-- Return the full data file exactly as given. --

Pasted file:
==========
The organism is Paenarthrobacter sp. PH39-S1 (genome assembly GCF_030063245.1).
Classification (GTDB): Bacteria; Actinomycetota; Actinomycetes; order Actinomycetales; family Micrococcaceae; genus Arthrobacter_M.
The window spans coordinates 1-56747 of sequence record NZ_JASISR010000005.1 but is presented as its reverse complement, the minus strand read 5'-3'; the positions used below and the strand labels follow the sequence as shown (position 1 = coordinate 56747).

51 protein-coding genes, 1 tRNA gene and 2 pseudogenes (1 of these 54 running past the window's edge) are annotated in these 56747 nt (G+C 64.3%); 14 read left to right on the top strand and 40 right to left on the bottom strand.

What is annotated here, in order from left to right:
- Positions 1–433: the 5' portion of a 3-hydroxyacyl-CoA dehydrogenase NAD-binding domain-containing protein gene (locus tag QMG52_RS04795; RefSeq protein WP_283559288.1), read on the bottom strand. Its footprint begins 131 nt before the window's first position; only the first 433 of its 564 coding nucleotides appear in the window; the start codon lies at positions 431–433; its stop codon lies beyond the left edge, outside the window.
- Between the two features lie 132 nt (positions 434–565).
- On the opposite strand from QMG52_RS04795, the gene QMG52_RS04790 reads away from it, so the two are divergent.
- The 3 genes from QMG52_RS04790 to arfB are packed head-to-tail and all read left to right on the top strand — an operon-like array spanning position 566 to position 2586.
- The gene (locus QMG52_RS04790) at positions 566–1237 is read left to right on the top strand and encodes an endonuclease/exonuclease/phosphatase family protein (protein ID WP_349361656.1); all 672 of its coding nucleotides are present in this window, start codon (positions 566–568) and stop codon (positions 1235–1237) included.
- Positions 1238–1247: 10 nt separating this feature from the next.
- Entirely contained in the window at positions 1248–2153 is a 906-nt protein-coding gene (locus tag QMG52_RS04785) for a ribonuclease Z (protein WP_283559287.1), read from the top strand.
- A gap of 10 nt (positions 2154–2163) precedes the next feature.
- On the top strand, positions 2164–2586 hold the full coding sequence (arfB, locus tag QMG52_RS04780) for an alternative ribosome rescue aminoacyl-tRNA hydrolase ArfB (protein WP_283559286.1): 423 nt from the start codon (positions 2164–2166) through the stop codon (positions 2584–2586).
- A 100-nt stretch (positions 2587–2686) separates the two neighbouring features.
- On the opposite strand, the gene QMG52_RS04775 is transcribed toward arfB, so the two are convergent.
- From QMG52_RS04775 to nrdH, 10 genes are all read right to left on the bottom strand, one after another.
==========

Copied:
The organism is Paenarthrobacter sp. PH39-S1 (genome assembly GCF_030063245.1).
Classification (GTDB): Bacteria; Actinomycetota; Actinomycetes; order Actinomycetales; family Micrococcaceae; genus Arthrobacter_M.
The window spans coordinates 1-56747 of sequence record NZ_JASISR010000005.1 but is presented as its reverse complement, the minus strand read 5'-3'; the positions used below and the strand labels follow the sequence as shown (position 1 = coordinate 56747).

51 protein-coding genes, 1 tRNA gene and 2 pseudogenes (1 of these 54 running past the window's edge) are annotated in these 56747 nt (G+C 64.3%); 14 read left to right on the top strand and 40 right to left on the bottom strand.

What is annotated here, in order from left to right:
- Positions 1–433: the 5' portion of a 3-hydroxyacyl-CoA dehydrogenase NAD-binding domain-containing protein gene (locus tag QMG52_RS04795; RefSeq protein WP_283559288.1), read on the bottom strand. Its footprint begins 131 nt before the window's first position; only the first 433 of its 564 coding nucleotides appear in the window; the start codon lies at positions 431–433; its stop codon lies beyond the left edge, outside the window.
- Between the two features lie 132 nt (positions 434–565).
- On the opposite strand from QMG52_RS04795, the gene QMG52_RS04790 reads away from it, so the two are divergent.
- The 3 genes from QMG52_RS04790 to arfB are packed head-to-tail and all read left to right on the top strand — an operon-like array spanning position 566 to position 2586.
- The gene (locus QMG52_RS04790) at positions 566–1237 is read left to right on the top strand and encodes an endonuclease/exonuclease/phosphatase family protein (protein ID WP_349361656.1); all 672 of its coding nucleotides are present in this window, start codon (positions 566–568) and stop codon (positions 1235–1237) included.
- Positions 1238–1247: 10 nt separating this feature from the next.
- Entirely contained in the window at positions 1248–2153 is a 906-nt protein-coding gene (locus tag QMG52_RS04785) for a ribonuclease Z (protein WP_283559287.1), read from the top strand.
- A gap of 10 nt (positions 2154–2163) precedes the next feature.
- On the top strand, positions 2164–2586 hold the full coding sequence (arfB, locus tag QMG52_RS04780) for an alternative ribosome rescue aminoacyl-tRNA hydrolase ArfB (protein WP_283559286.1): 423 nt from the start codon (positions 2164–2166) through the stop codon (positions 2584–2586).
- A 100-nt stretch (positions 2587–2686) separates the two neighbouring features.
- On the opposite strand, the gene QMG52_RS04775 is transcribed toward arfB, so the two are convergent.
- From QMG52_RS04775 to nrdH, 10 genes are all read right to left on the bottom strand, one after another.